Autofocus*: I did not use both 600s in parallel. However, I can make cross-comparisons: After switching from the 600FL to the Z800, the
Z800 always seemed a bit faster to me, whereas I didn't find the adapted 600FL slow. This is to be expected from a native Z lens without an adapter. Then I was able to test the Z400/2.8 at
784mm. I found the Z800 to be slightly faster compared to the 784mm of the 400 (comparison ever with Z9 firmware 2.1). In my opinion, the new Z600 is a bit faster than the Z800 (it also has a
better motor), which I notice, for example, in the pre-focusing of the branches of the kingfishers, where I had a lot of sessions with the Z800 in dim light this year (both under Z9 firmware
3.0). Also in performance with an additional external 1.4x teleconverter.In the end, however, I have to give the autofocus topic an asterisk: firstly, even the AF of the Z600 is not yet the
holy grail, as I noticed, for example, on 3 days of sitting with fast winterbirds. And secondly, the AF issue is always strongly dependent on the camera, the settings and the next firmware
update and thus quite volatile.
Sharpness and resolution: no 😉 I have decided not to post any crops or similar here, that's silly. I don't think anyone has to seriously
worry in 2022 that a new super-tele from one of the big "players" will only have a mediocre sharp image 😅 (defect models and transport damage aside, but then we're no longer talking about
typical properties of a lens and in my eyes that doesn't belong in a test report but in a damage form). Yes, everything is as it should be with the sharpness. But I will go into this a little
further in the comparisons with the 400 TCS and Z800.
A small digression on the side: if you are interested, I have described in this article (sorry at the moment only available in German) why I no longer think much of test chart photography and 100% views....Excursion end 😉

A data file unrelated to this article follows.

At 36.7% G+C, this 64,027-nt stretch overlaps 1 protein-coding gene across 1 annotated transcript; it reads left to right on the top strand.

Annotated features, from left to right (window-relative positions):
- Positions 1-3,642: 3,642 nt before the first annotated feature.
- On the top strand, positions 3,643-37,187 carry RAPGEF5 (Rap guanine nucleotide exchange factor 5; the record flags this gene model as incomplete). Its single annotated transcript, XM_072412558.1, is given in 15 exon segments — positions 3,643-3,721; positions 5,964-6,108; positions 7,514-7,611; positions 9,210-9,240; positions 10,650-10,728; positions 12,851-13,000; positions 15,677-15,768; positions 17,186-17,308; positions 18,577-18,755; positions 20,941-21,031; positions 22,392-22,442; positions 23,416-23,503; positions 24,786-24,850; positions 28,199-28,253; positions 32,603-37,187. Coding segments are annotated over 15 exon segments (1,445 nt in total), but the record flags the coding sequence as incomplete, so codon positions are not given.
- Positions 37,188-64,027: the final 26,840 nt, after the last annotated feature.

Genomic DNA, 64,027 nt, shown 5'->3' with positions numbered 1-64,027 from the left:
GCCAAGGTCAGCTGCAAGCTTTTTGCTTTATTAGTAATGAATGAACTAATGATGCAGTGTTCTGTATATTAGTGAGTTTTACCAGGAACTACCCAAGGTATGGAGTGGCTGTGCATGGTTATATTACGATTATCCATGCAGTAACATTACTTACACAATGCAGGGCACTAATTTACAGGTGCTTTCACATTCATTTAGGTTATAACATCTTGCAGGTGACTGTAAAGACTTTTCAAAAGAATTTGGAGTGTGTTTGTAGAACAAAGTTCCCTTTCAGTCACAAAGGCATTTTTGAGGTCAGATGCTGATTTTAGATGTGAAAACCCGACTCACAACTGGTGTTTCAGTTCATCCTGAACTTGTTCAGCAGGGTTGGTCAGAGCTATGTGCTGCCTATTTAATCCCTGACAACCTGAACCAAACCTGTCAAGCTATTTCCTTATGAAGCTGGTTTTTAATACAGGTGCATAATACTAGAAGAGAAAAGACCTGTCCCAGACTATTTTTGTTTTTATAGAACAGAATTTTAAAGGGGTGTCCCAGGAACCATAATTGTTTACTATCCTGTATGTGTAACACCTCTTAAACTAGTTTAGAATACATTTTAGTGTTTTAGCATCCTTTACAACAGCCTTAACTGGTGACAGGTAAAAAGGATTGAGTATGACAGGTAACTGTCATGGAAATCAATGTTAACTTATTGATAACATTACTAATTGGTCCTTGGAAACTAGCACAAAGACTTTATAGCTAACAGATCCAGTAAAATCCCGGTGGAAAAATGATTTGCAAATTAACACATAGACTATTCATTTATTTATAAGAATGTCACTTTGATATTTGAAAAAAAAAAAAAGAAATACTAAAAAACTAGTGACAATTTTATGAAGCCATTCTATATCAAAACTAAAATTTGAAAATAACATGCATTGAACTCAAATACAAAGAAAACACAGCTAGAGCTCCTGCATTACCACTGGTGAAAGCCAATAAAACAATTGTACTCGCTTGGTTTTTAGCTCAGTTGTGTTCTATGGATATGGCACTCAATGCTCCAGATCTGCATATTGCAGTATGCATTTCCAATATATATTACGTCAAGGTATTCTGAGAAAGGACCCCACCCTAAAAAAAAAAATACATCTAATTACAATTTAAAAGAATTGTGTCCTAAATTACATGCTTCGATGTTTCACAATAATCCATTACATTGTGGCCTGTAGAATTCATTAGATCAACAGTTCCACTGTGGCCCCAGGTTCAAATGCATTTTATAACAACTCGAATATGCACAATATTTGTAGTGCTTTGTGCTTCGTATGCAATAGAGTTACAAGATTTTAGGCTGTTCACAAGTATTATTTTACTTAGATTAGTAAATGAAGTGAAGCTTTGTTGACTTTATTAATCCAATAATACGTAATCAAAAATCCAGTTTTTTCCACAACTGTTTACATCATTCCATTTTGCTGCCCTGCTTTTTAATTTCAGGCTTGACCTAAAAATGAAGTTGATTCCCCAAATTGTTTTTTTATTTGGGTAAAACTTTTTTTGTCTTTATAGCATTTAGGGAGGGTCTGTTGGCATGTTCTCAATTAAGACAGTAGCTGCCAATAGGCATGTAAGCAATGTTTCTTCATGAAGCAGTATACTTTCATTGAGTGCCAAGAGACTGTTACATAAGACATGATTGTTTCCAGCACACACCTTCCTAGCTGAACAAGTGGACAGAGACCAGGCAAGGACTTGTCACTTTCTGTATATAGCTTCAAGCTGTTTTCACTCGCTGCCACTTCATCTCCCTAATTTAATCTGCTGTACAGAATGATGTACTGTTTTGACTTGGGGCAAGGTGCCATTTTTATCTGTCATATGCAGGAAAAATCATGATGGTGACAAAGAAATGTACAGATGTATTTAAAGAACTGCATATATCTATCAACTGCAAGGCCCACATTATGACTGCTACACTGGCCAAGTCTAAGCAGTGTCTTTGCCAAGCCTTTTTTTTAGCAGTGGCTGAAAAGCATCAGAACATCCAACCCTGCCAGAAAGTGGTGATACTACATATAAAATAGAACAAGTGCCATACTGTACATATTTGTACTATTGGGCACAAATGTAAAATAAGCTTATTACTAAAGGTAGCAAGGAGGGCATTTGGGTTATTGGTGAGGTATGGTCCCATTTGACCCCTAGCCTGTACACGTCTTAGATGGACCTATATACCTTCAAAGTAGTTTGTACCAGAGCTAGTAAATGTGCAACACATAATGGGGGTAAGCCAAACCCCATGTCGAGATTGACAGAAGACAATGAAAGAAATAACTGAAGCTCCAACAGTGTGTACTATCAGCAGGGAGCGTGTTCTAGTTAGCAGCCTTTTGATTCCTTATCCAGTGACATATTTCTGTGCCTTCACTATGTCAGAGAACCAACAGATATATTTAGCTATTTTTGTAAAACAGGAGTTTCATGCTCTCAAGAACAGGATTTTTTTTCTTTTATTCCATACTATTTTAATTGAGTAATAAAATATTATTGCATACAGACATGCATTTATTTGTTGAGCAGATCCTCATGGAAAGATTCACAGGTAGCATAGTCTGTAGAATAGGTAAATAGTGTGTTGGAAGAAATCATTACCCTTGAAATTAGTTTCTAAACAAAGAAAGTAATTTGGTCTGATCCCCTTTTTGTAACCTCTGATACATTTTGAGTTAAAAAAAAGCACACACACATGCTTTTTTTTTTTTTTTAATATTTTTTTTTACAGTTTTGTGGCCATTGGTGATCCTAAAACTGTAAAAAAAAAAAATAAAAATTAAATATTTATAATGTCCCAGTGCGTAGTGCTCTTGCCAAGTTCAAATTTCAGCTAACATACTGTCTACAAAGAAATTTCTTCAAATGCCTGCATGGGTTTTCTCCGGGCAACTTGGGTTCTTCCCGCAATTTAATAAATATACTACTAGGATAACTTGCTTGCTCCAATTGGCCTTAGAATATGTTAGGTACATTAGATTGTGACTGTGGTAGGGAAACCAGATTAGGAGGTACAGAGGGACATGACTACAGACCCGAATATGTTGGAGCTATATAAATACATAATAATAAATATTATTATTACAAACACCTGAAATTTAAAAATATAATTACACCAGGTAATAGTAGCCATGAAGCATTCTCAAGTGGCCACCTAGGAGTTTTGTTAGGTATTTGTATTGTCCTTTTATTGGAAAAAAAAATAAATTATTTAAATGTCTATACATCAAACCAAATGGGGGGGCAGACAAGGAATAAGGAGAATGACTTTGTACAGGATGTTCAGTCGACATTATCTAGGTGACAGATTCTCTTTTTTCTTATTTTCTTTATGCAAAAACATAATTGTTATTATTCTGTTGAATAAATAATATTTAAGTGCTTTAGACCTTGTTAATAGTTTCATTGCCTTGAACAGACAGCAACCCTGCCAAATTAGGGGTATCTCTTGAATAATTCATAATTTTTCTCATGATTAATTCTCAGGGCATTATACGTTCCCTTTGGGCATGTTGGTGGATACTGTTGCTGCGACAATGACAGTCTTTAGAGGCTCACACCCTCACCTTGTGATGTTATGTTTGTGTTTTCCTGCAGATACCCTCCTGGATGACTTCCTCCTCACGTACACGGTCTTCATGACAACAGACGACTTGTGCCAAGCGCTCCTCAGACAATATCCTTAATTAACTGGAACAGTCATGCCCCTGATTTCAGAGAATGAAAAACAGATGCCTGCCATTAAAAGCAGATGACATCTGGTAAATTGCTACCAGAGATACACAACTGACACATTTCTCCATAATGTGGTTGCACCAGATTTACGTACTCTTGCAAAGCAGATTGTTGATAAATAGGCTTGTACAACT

Bokeh: to be honest I had no "conspicuousness" about this - in my opinion the bokeh of the 600 FL was already very good and is not really
better now in my eyes, see also my backlit shots below. It may be that highlights are a little better, but I need to find out more...
Volume: compared to its 600 predecessor, this is a boon. Both AF and VR are very quiet (not silent) - especially the VR of the 600 FL
could be annoying before, depending on the situation. Personally, I hardly noticed it when I switched, since I came from a native lens (Z800) anyway.
- Lens cover: finally a practical cover - I find this one (LC K-107) much better than the one of the Z800, now you don't have to buy such a thing from other manufacturers anymore.
What I don't like:
Lens base: is it so difficult to provide an Arcaswiss-compatible lens base? I still don't understand why, at such a price, you have to
use external companies (I myself use the Kirk LP-72, which I already used on the Z800).
Lens Hood clamp: or whatever you call it. I really appreciated that on the Z800 there was no longer a protruding clamp. Will certainly
have its reasons related to size and weight, but I would have liked it better without the protruding element.
Focus limiting: the limitation of the autofocus distance makes sense and increases the AF performance - other companies have even more
limiting options at close range; Nikon does without this, which I find a pity.
- Weight: Yes, I know, it's already mentioned above under the advantages - but this is my blog entry and I'm taking the liberty 😅 What I mean here: in the end, despite the great weight improvement, it's not a freehand lens. Neither is the Z400/2.8, both of which I find heavy despite all the improvements. It's different with the Z800.